THE RISING cost of Australia’s justice system is creating some significant barriers to accessible justice and Attorney-General Robert McClelland is determined to do something about it.
First, McClelland moved to last month make reforms to the Legal Services Directions to promote swift resolution of disputes involving Commonwealth agencies. Now he’s turning his attention to less formal means to resolving disputes in place of court-based litigation, and encouraging all stakeholders to play a part.
Speaking at the Australian Institute of Administrative Law Forum in Melbourne, McClelland said litigation needed to be put aside as more innovative methods of justice administration were explored to seek resolutions.
“In fact,” said McClelland, “I think it would be beneficial for our entire civil justice system to have more of a ‘resolution culture’ than an adversarial culture.”
That said, McClelland noted — with an audience of administrative law practitioners before him — that administrative law was often responsible for such rising costs, but could also play a significant role in facilitating the shift in culture.
And with administrative lawyers positioned to assist individuals to redress their particular complaints, such practitioners could help clients request reasons for a particular decisions or relevant documentation under the Freedom of Information Act.
McClelland also mentioned that he had asked the National Alternative Dispute Resolution Advisory Council to provide incentives to ensure greater use of alternative dispute resolutions, instead of and during litigation.
Other reforms include the new legislation on Freedom of Information (FOI), which is expected to be introduced later this year. McClelland said a future FOI request may soon be enough to show an “aggrieved individual that their application was carefully considered by government decision-makers, and that the decision was made fairly and in accordance with the law”.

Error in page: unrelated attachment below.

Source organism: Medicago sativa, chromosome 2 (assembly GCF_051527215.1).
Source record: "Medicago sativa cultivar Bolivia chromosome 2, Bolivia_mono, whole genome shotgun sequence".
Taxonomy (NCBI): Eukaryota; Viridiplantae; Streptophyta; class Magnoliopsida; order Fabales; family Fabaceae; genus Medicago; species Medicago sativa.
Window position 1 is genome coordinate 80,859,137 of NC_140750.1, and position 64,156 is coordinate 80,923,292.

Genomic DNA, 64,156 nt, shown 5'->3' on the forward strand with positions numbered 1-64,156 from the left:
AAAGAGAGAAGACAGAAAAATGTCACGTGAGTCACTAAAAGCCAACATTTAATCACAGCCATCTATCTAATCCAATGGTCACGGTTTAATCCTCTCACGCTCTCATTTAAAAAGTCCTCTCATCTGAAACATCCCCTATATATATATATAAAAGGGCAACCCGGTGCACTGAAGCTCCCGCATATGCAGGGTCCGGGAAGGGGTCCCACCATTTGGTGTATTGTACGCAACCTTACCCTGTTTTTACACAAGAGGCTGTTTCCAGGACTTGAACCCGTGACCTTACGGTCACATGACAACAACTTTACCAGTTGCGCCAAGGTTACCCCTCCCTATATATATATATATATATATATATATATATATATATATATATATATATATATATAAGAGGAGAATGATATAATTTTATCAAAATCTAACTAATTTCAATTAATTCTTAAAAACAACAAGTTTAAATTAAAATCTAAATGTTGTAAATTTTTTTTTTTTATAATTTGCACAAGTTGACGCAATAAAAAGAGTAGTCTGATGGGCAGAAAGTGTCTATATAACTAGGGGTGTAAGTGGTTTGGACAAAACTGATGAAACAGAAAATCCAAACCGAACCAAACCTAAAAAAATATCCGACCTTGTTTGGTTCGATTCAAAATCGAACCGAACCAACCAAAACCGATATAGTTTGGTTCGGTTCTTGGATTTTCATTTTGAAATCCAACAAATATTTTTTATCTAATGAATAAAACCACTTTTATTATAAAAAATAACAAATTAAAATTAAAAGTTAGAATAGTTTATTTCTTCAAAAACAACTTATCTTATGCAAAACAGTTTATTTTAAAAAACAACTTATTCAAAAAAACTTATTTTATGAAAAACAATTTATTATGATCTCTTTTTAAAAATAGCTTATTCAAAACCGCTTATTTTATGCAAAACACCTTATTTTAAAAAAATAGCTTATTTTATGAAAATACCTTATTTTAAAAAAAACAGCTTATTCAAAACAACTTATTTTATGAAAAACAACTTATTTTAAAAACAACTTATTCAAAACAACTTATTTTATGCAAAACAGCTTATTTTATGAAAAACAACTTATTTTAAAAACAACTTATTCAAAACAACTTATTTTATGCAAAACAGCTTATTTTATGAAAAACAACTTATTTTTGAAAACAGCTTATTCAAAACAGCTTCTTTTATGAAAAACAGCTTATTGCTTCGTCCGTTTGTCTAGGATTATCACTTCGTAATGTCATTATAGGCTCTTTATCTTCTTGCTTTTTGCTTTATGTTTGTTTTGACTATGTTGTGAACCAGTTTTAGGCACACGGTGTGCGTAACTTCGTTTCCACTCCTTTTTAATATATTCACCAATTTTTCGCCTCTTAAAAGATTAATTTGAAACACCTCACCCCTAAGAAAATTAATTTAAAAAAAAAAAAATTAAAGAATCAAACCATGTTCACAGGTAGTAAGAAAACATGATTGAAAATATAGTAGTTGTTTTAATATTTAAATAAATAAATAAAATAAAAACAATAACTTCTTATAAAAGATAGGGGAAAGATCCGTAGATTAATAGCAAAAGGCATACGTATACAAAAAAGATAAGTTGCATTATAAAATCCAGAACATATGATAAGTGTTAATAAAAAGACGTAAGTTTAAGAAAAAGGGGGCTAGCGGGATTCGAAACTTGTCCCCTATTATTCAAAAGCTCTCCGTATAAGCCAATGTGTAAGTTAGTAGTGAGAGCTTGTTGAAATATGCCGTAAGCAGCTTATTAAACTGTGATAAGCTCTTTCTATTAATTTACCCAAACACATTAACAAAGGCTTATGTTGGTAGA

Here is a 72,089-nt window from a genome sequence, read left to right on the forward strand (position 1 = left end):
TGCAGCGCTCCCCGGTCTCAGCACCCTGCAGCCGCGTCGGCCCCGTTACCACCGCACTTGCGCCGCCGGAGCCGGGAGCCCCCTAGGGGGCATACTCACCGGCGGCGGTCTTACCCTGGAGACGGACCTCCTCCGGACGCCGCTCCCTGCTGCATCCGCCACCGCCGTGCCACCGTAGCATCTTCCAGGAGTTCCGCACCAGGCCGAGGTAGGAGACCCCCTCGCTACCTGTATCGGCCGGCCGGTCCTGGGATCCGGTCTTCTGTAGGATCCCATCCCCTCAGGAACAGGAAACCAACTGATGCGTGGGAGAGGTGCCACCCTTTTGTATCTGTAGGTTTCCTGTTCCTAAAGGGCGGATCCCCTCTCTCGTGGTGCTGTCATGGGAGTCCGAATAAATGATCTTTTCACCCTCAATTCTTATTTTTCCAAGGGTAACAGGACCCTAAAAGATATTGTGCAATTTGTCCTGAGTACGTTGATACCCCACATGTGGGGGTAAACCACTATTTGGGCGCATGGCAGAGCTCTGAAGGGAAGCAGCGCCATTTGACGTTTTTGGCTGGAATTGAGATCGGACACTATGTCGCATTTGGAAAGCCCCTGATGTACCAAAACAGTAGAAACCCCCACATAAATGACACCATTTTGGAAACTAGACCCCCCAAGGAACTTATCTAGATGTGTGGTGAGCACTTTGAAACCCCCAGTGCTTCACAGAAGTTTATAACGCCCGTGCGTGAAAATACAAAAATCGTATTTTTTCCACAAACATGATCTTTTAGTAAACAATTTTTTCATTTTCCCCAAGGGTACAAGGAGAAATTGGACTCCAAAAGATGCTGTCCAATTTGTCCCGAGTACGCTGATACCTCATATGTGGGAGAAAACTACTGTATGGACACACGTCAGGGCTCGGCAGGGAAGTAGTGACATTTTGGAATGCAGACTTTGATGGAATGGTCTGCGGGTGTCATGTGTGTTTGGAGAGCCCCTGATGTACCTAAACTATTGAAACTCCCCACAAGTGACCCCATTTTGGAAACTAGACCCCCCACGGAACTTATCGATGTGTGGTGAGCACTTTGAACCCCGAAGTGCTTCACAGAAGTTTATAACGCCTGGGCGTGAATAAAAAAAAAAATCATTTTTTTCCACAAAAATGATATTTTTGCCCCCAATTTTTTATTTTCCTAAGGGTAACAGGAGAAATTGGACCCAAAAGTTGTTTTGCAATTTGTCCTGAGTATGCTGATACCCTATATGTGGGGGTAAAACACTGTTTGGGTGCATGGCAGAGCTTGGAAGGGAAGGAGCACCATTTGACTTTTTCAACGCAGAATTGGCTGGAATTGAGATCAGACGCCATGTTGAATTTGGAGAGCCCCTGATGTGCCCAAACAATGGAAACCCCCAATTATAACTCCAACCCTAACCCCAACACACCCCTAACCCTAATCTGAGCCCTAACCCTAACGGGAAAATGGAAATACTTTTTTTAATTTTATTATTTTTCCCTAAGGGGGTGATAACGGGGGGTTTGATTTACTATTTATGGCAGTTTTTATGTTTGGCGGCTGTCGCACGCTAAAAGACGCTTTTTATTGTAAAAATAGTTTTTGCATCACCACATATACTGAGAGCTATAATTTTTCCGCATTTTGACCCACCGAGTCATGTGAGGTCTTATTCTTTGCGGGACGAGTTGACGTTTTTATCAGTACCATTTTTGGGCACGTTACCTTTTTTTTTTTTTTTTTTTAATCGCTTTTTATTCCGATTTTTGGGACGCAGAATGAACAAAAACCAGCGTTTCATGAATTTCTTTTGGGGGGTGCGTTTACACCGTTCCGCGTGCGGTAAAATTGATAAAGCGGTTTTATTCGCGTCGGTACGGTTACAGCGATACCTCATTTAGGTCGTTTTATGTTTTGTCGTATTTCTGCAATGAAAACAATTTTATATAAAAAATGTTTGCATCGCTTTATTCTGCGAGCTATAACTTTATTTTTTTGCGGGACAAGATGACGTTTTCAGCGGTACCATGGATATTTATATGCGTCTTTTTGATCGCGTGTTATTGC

Meanwhile, the Ombudsman is also placed to investigate systemic issues as well as merit reviews in Commonwealth tribunals, and ensuring judicial review was available to correct errors of law and provide cheap and effective ways to challenge a decision of government.
McClelland said there are plenty of mechanisms available, and the role of the practitioner is vital to ensure they’re used effectively. “It’s up to them to examine the options in light of an individual’s situation and make sure they’re able to make full use of the methods available to receive effective and efficient justice,” he said.
With this, McClelland said administrative lawyers should not merely rely on the court process and litigation alone; they needed to increase their range of skills to also include negotiation, dispute resolution, mediation and inquiry skills.
Still, the process does not end with these practitioners: “There needs to be a commitment from government that public servants will actively assist tribunals in resolving disputes, and not simply protect their decisions,” he said. “So, too, it’s important to remember that tribunal registrars, members and judges share the responsibility for managing administrative law matters in an efficient and effective way.”
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